Hope this column will provide more ideas and thoughts for innovative projects to the incoming District Governors.
Veeranna A Huggi, RC Shimoga — D 3182
Clarion call for greener planet
Time is ripe for a total revolution in environment. Your clarion call in the June Editorial — Plant a sapling, start a revolution — is appealing.
RI President Ian Riseley has urged the 1.2 million Rotarians to plant trees and make a difference so that others will follow suit. And you have beamed this meaningful message to Rotarians all over South Asia. The drumstick revolution in D 3131 and the historic Chipko movements are spectacular models to benefit humanity.
Polio got the primary attention of Rotary for decades, followed by illiteracy. Now, let us take up the environmental challenge.
Arun Kumar Dash, RC Baripada — D 3262
This magazine is not a place for debatable articles like The economics of Faith (July issue). Without getting into the polemics of the case being made out by the author in support of cow slaughter, I feel such articles are best avoided. It is better to restrict the range of articles to friendship, fellowship and service through Rotary.
D Narayanan, RC Madras Midtown — D 3232
In the RI Director’s July message it was erroneously mentioned that Rotary is entering its 117th year, while it should have been 113th. The typographical error is regretted.
Thanks for inspiring articles
We are a two-year-old club and since inception, we are very much interested in Rotary News. We find every issue of the magazine is full of Rotary information and its activities which really encourage us and during our regular meetings, we always discuss the various topics covered by Rotary News.
We are grateful to Editor Rasheeda Bhagat and her team for inspirational articles in every issue which motivate us in our ventures and service towards mankind. As Rotarians, we are happy to subscribe and be proud readers of Rotary News.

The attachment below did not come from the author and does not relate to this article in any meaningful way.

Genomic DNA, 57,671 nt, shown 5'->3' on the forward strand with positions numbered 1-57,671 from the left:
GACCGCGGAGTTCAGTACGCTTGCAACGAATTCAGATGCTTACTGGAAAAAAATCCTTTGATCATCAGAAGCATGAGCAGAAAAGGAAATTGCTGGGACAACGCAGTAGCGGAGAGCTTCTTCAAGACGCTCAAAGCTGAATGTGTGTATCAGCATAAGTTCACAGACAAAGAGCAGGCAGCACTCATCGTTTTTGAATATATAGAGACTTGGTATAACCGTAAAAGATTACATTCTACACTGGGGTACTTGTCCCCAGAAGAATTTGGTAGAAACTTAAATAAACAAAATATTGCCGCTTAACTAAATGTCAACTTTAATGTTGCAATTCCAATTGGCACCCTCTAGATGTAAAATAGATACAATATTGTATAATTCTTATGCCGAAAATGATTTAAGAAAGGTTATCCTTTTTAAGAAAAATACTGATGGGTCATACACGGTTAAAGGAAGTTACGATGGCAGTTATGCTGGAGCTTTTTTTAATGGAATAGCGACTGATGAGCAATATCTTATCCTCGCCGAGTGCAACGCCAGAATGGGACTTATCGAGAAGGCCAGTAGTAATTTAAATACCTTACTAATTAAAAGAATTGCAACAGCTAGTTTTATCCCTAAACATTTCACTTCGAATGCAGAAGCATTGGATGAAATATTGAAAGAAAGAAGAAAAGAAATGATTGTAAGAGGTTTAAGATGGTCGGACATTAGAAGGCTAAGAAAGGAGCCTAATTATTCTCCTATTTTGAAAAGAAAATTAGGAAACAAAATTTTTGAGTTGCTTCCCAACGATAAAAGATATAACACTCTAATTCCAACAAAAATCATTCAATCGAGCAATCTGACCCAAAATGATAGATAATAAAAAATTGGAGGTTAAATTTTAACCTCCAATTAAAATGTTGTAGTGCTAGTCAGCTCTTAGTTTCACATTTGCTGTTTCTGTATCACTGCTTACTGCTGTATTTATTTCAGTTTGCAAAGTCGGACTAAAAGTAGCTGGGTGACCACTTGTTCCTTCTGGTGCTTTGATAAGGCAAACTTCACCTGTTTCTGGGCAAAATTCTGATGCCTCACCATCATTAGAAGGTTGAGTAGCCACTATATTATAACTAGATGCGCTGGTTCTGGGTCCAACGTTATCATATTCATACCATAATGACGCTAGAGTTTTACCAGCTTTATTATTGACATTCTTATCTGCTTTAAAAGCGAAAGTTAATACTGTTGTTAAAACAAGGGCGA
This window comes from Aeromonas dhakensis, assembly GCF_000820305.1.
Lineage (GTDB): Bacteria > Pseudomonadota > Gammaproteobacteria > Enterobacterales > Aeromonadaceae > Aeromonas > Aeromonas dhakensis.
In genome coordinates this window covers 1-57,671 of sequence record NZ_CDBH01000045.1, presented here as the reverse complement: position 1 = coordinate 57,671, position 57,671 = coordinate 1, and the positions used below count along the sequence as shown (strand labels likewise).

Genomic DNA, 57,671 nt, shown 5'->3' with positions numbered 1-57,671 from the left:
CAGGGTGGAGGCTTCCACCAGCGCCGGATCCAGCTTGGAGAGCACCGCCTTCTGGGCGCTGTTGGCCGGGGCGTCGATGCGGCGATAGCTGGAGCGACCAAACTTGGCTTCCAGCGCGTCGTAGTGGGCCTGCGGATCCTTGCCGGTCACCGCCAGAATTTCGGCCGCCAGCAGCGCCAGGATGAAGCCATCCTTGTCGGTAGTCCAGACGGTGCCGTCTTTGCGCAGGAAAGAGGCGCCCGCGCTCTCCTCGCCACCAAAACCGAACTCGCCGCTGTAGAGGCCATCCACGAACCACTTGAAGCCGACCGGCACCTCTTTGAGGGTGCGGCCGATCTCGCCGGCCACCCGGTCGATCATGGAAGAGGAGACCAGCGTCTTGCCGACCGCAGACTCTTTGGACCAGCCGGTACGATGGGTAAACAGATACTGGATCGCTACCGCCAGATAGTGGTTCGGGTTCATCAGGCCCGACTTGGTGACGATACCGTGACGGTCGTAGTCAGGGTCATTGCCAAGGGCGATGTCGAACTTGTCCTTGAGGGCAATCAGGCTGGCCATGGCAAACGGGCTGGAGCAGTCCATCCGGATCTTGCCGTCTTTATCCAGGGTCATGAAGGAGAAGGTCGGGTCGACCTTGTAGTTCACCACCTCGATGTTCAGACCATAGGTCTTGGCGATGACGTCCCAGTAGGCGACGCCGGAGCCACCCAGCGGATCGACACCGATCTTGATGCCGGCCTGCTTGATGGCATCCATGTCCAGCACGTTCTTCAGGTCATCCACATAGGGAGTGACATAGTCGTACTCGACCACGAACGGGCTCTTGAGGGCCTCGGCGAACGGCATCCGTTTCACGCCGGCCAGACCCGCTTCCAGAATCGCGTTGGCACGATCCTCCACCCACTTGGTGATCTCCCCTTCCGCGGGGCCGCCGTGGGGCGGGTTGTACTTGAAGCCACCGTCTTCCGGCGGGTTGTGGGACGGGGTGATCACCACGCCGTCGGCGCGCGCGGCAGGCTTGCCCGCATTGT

Charter President, RC Green Land Silchar — D 3240
I am a regular reader of Rotary News, one of the best magazines covering a whole range of subjects, besides focusing on Rotary’s key areas such as polio eradication, education, fitness and the need to help the poor across the world. Hats off to the Editor who has covered the major portion of the July issue as all the main articles were her contributions. One can only wonder at her stamina and enthusiasm to work tirelessly by travelling long distances.
Bill Gates’ generosity is matchless (Polio has been my top priority over a decade, July issue). As philanthropic partners, Melinda and Bill Gates, are walking the ‘extra mile’ to eradicate the disease. Gates’ announcement that “together we will raise $450 million towards ensuring there is zero polio” in the next three years is wonderful. God bless the couple.
I loved RI President Ian Riseley’s words of substance: “Rotary challenges us to become better people: to become ambitious in the ways that matter, to strive for higher goals, and to incorporate Service Above Self in our daily lives.”
Rotarians are always ready to help, and are true followers of the Bhagvad Gita which says “service to mankind is service to God.”
Raj Kumar Kapoor, RC Roopnagar — D 3080
Baseless charges against D 3070
The letter from PP Harjit Singh Khurana from Ludhiana, denigrating D 3070 has damaged our reputation. This man is a habitual critic who does not attend any function, including the Governor’s visit to his club. Your publishing the letter without checking the facts has damaged our reputation. If our District is portrayed in a bad light, will it not affect Rotary’s growth in India?
PDG Gurjeet S Sekhon — D 3070
I am shocked that this letter, which is in bad taste, was published without verifying facts and has denigrated the entire District 3070. Our action must serve the interest of Rotary and not otherwise by carrying unsubstantiated views.
PDG Arun Kapur — D 3070